7.3.3.1 Estimation worked better.

Nothing to add, here.

7.3.3.2 Estimates changed less across models.

On page 231, we read:

The interaction parameter always factors into generating a prediction. Consider for example a tulip at the average moisture and shade levels, 2 in each case. The expected blooms for such a tulip is:

\[\mu_i | \text{shade}_{i = 2}, \text{water}_{i = 2} = \alpha + \beta_\text{water} (2) + \beta_\text{shade} (2) + \beta_{\text{water} \times \text{shade}} (2 \times 2)\]

So to figure out the effect of increasing water by 1 unit, you have to use all of the \(\beta\) parameters. Plugging in the [HMC] values for the un-centered interaction model, [b7.7], we get:

\[\mu_i | \text{shade}_{i = 2}, \text{water}_{i = 2} = -106.2 + 159.3 (2) + 43.4 (2) -42.9 (2 \times 2)\]

With our brms workflow, we use fixef() to compute the predictions.

k <- fixef(b7.7)
k[1] + k[2] * 2 + k[3] * 2 + k[4] * 2 * 2
## [1] 128.0985

Even though or HMC parameters differ a bit from the MAP estimates McElreath reported in the text, the value they predicted matches quite closely with the one in the text. Same thing for the next example.

k <- fixef(b7.9)
k[1] + k[2] * 0 + k[3] * 0 + k[4] * 0 * 0
## [1] 129.0944

Here are the coefficient summaries for the centered model.

print(b7.9)
##  Family: gaussian 
##   Links: mu = identity; sigma = identity 
## Formula: blooms ~ water_c + shade_c + water_c:shade_c 
##    Data: d (Number of observations: 27) 
## Samples: 4 chains, each with iter = 2000; warmup = 1000; thin = 1;
##          total post-warmup samples = 4000
## 
## Population-Level Effects: 
##                 Estimate Est.Error l-95% CI u-95% CI Rhat Bulk_ESS Tail_ESS
## Intercept         129.09      9.15   111.44   147.43 1.00     5333     2801
## water_c            74.95     12.08    51.20    98.46 1.00     4935     2670
## shade_c           -41.21     11.16   -63.63   -19.24 1.00     5328     2824
## water_c:shade_c   -51.96     13.55   -79.27   -25.52 1.00     5209     2942
## 
## Family Specific Parameters: 
##       Estimate Est.Error l-95% CI u-95% CI Rhat Bulk_ESS Tail_ESS
## sigma    49.38      7.20    37.42    65.53 1.00     4039     2635
## 
## Samples were drawn using sampling(NUTS). For each parameter, Bulk_ESS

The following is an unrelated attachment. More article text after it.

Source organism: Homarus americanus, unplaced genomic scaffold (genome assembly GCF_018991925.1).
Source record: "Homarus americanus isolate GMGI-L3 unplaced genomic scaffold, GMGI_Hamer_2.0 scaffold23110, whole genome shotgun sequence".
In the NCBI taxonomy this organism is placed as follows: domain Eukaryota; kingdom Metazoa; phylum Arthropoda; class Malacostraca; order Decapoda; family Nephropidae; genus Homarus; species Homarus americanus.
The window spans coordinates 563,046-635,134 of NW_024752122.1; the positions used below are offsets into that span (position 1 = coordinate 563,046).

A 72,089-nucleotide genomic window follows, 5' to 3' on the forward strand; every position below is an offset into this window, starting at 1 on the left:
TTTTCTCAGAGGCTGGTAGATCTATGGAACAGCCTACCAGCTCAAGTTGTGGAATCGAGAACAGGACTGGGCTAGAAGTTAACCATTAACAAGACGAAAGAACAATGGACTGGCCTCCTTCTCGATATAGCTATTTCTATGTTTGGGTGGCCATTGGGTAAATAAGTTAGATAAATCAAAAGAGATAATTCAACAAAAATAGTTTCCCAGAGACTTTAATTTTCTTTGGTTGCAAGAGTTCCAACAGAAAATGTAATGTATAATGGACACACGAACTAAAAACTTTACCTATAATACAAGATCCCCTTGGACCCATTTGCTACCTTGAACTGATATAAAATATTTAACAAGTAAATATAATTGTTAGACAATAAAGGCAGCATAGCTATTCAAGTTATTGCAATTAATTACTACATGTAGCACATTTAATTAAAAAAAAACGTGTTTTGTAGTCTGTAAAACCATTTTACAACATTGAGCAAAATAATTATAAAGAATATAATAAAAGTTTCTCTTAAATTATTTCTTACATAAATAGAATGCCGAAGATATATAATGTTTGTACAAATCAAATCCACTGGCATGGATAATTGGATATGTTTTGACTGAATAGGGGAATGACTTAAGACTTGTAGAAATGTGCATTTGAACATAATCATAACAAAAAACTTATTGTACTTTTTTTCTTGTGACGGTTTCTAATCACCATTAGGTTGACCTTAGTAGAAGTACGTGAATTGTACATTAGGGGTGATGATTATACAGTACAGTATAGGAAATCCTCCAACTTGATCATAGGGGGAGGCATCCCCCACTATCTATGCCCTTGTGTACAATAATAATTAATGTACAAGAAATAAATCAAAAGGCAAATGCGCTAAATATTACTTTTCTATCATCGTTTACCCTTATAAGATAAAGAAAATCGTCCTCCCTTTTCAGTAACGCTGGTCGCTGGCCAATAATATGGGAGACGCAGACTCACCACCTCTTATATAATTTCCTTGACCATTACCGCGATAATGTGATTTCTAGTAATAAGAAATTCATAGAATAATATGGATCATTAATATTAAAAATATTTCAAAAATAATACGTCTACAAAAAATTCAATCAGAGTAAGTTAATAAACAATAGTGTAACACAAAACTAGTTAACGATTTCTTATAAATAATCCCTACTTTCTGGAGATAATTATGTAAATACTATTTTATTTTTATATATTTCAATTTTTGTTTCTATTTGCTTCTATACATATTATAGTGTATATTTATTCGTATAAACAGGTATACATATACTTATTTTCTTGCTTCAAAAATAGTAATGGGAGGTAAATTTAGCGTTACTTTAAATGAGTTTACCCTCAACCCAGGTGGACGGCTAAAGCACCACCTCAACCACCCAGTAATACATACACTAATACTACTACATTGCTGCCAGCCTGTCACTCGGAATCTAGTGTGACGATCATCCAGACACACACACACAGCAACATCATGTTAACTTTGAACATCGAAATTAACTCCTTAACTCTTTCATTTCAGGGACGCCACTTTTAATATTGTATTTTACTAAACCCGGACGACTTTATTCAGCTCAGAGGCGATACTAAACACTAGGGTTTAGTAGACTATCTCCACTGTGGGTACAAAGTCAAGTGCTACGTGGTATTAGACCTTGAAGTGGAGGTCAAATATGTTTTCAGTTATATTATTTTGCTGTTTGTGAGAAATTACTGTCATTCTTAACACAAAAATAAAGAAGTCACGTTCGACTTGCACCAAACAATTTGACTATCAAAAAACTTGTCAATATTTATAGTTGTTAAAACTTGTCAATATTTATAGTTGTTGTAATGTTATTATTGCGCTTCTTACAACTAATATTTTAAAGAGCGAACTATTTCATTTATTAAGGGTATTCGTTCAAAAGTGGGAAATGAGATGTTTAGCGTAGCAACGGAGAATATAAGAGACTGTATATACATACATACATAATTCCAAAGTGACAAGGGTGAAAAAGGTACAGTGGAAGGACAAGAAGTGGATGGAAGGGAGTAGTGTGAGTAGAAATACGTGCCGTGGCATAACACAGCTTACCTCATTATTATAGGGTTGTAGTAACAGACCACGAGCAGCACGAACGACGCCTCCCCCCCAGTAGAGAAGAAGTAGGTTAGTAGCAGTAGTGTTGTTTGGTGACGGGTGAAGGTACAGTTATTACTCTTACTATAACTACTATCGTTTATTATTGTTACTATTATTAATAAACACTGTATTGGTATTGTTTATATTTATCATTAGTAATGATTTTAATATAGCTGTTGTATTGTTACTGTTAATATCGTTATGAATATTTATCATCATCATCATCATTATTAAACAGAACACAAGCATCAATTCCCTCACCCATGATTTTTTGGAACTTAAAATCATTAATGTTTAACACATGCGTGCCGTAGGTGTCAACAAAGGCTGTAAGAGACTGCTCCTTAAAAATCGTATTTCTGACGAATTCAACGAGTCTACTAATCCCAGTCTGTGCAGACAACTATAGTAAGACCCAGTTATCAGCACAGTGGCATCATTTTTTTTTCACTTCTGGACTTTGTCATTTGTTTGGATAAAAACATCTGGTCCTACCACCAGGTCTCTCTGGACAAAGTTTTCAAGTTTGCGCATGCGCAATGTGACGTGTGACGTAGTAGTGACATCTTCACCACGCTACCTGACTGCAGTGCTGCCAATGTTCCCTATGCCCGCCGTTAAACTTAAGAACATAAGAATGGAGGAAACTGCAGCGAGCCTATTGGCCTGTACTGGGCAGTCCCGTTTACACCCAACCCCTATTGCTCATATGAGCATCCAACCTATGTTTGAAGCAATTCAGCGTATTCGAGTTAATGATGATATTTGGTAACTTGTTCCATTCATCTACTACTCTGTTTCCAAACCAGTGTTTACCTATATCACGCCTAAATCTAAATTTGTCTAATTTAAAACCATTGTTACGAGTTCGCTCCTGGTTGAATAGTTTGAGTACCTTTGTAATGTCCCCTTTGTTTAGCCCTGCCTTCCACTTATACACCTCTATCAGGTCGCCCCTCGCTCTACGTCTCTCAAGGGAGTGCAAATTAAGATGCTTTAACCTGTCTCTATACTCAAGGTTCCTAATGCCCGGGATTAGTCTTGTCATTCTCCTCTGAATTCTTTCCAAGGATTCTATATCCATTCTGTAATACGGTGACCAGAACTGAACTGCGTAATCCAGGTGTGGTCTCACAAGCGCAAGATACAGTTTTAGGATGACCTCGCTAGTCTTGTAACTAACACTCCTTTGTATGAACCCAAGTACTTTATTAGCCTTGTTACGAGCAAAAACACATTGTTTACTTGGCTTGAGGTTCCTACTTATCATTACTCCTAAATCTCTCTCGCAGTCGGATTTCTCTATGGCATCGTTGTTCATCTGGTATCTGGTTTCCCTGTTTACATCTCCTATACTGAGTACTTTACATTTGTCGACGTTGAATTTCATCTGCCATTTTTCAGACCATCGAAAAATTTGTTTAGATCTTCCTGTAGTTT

## and Tail_ESS are effective sample size measures, and Rhat is the potential
## scale reduction factor on split chains (at convergence, Rhat = 1).

7.3.4 Plotting implied predictions.

Now we’re ready for the bottom row of Figure 7.7. Here’s our variation on McElreath’s triptych loop code, adjusted for brms and ggplot2.

# loop over values of `water_c` and plot predictions
shade_seq <- -1:1

for(w in -1:1) {
  # define the subset of the original data
  dt <- d[d$water_c == w, ]
  # defining our new data
  nd <- tibble(water_c = w, shade_c = shade_seq)
  # use our sampling skills, like before
  f <- 
    fitted(b7.9, newdata = nd) %>%
    as_tibble() %>%
    bind_cols(nd)
  
  # specify our custom plot
  fig <- 
    ggplot() +
    geom_smooth(data = f,
                aes(x = shade_c, y = Estimate, ymin = Q2.5, ymax = Q97.5),
                stat = "identity", 
                fill = "#CC79A7", color = "#CC79A7", alpha = 1/5, size = 1/2) +
    geom_point(data = dt, 
               aes(x = shade_c, y = blooms),
               shape = 1, color = "#CC79A7") +
    coord_cartesian(xlim = range(d$shade_c), 
                    ylim = range(d$blooms)) +
    scale_x_continuous("Shade (centered)", breaks = c(-1, 0, 1)) +
    labs("Blooms", 
         title = paste("Water (centered) =", w)) +
    theme_pander() + 
    theme(text = element_text(family = "Times"))
  
  # plot that joint
  plot(fig)
}

But we don’t necessarily need a loop. We can achieve all of McElreath’s Figure 7.7 with fitted(), some data wrangling, and a little help from ggplot2::facet_grid().

# `fitted()` for model b7.8
fitted(b7.8) %>%
  as_tibble() %>%
  # add `fitted()` for model b7.9
  bind_rows(
    fitted(b7.9) %>% 
      as_tibble()
  ) %>% 
  # we'll want to index the models
  mutate(fit  = rep(c("b7.8", "b7.9"), each = 27)) %>% 
  # here we add the data, `d`
  bind_cols(bind_rows(d, d)) %>% 
  # these will come in handy for `ggplot2::facet_grid()`
  mutate(x_grid = str_c("water_c = ", water_c),
         y_grid = str_c("model: ", fit)) %>% 
  
  # plot!
  ggplot(aes(x = shade_c)) +
  geom_smooth(aes(y = Estimate, ymin = Q2.5, ymax = Q97.5),
              stat = "identity", 
              fill = "#CC79A7", color = "#CC79A7", alpha = 1/5, size = 1/2) +
  geom_point(aes(y = blooms, group = x_grid), 
             shape = 1, color = "#CC79A7") +
  scale_x_continuous("Shade (centered)", breaks = c(-1, 0, 1)) +